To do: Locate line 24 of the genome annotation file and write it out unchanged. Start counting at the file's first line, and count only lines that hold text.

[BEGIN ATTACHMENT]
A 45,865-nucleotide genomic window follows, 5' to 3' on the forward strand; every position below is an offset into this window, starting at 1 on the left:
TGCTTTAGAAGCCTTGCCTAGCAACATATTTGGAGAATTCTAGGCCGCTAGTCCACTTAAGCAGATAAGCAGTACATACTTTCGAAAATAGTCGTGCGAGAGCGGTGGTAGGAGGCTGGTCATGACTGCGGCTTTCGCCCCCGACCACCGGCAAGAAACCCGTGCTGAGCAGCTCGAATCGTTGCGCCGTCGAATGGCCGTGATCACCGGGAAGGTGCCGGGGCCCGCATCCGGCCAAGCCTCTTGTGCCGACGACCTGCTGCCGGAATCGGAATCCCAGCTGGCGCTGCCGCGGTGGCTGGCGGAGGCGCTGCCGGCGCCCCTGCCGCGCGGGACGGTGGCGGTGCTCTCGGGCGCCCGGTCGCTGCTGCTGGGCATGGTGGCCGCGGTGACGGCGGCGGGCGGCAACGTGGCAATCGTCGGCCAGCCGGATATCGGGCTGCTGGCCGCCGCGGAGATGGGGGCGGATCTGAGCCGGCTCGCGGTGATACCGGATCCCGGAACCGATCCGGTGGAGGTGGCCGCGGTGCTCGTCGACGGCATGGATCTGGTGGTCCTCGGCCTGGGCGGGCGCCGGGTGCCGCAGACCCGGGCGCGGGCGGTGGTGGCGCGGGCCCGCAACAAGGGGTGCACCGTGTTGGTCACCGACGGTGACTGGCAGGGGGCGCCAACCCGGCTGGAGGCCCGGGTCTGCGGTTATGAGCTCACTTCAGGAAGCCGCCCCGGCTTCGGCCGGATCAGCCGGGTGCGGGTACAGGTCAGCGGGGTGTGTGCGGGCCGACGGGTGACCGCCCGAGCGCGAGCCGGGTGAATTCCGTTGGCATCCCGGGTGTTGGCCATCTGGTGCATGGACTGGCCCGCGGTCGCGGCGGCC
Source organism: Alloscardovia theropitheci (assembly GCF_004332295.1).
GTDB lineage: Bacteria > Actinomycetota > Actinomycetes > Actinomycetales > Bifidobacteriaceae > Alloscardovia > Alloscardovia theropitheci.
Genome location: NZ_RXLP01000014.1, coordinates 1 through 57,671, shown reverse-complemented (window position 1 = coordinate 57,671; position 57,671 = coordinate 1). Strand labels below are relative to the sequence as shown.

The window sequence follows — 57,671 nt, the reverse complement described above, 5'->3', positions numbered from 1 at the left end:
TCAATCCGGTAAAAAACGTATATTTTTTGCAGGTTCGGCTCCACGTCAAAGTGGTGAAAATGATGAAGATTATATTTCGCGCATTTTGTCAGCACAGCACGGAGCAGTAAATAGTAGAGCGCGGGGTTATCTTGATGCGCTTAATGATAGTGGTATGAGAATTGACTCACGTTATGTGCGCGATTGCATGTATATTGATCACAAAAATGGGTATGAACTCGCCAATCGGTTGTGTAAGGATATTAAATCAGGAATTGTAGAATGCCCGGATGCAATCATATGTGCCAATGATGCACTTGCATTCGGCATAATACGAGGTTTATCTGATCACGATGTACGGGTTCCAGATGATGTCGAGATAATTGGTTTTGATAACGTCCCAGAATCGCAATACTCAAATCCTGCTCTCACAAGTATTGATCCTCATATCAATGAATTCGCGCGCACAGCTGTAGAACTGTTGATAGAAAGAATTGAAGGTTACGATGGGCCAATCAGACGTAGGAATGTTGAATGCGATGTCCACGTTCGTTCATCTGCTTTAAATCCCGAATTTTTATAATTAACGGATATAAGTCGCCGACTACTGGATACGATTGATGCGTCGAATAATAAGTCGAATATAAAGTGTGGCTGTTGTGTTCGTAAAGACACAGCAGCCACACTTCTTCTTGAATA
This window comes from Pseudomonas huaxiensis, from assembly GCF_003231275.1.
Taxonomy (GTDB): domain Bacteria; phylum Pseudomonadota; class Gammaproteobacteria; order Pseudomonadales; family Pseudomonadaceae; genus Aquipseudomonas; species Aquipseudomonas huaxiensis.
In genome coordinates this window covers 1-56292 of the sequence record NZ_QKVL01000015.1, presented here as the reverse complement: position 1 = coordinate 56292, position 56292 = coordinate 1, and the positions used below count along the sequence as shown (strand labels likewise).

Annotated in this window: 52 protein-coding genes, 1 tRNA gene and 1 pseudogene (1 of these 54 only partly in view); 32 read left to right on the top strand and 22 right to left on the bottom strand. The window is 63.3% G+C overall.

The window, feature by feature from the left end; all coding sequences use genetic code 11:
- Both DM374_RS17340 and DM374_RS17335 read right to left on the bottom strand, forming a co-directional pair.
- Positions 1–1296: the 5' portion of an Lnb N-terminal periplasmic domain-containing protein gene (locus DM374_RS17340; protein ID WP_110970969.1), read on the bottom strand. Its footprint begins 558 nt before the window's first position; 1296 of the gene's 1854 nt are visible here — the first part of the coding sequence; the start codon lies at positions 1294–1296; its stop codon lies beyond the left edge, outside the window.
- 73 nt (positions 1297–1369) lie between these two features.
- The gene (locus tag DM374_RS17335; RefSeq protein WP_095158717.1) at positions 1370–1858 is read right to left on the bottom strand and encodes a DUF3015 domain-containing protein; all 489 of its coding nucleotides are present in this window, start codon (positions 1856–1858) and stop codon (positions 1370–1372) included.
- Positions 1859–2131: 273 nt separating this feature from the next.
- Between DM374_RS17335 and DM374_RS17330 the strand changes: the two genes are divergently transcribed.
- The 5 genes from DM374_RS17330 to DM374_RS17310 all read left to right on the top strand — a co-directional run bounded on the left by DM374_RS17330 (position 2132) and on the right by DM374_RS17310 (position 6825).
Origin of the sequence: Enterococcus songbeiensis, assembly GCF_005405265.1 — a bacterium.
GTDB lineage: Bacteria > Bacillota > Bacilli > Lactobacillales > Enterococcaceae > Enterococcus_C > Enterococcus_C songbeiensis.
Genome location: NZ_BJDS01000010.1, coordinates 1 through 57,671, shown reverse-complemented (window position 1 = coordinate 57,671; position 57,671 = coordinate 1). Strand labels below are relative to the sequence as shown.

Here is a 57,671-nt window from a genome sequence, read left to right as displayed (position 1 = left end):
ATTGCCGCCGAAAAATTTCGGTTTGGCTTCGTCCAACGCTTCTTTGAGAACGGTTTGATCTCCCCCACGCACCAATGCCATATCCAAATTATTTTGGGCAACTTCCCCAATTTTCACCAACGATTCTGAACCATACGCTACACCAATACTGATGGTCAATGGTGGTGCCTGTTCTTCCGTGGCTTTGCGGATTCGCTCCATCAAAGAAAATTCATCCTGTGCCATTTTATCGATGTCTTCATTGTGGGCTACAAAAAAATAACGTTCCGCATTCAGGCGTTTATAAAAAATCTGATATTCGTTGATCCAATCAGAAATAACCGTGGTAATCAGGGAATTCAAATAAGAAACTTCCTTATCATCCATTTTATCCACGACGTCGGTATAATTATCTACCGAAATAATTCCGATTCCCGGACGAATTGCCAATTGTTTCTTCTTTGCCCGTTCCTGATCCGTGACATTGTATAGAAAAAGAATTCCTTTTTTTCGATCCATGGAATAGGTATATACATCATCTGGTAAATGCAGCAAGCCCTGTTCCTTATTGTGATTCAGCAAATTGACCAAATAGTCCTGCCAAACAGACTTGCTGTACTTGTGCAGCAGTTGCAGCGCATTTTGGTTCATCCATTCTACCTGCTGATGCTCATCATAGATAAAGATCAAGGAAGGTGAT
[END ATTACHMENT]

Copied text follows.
ATTGCCGCCGAAAAATTTCGGTTTGGCTTCGTCCAACGCTTCTTTGAGAACGGTTTGATCTCCCCCACGCACCAATGCCATATCCAAATTATTTTGGGCAACTTCCCCAATTTTCACCAACGATTCTGAACCATACGCTACACCAATACTGATGGTCAATGGTGGTGCCTGTTCTTCCGTGGCTTTGCGGATTCGCTCCATCAAAGAAAATTCATCCTGTGCCATTTTATCGATGTCTTCATTGTGGGCTACAAAAAAATAACGTTCCGCATTCAGGCGTTTATAAAAAATCTGATATTCGTTGATCCAATCAGAAATAACCGTGGTAATCAGGGAATTCAAATAAGAAACTTCCTTATCATCCATTTTATCCACGACGTCGGTATAATTATCTACCGAAATAATTCCGATTCCCGGACGAATTGCCAATTGTTTCTTCTTTGCCCGTTCCTGATCCGTGACATTGTATAGAAAAAGAATTCCTTTTTTTCGATCCATGGAATAGGTATATACATCATCTGGTAAATGCAGCAAGCCCTGTTCCTTATTGTGATTCAGCAAATTGACCAAATAGTCCTGCCAAACAGACTTGCTGTACTTGTGCAGCAGTTGCAGCGCATTTTGGTTCATCCATTCTACCTGCTGATGCTCATCATAGATAAAGATCAAGGAAGGTGAT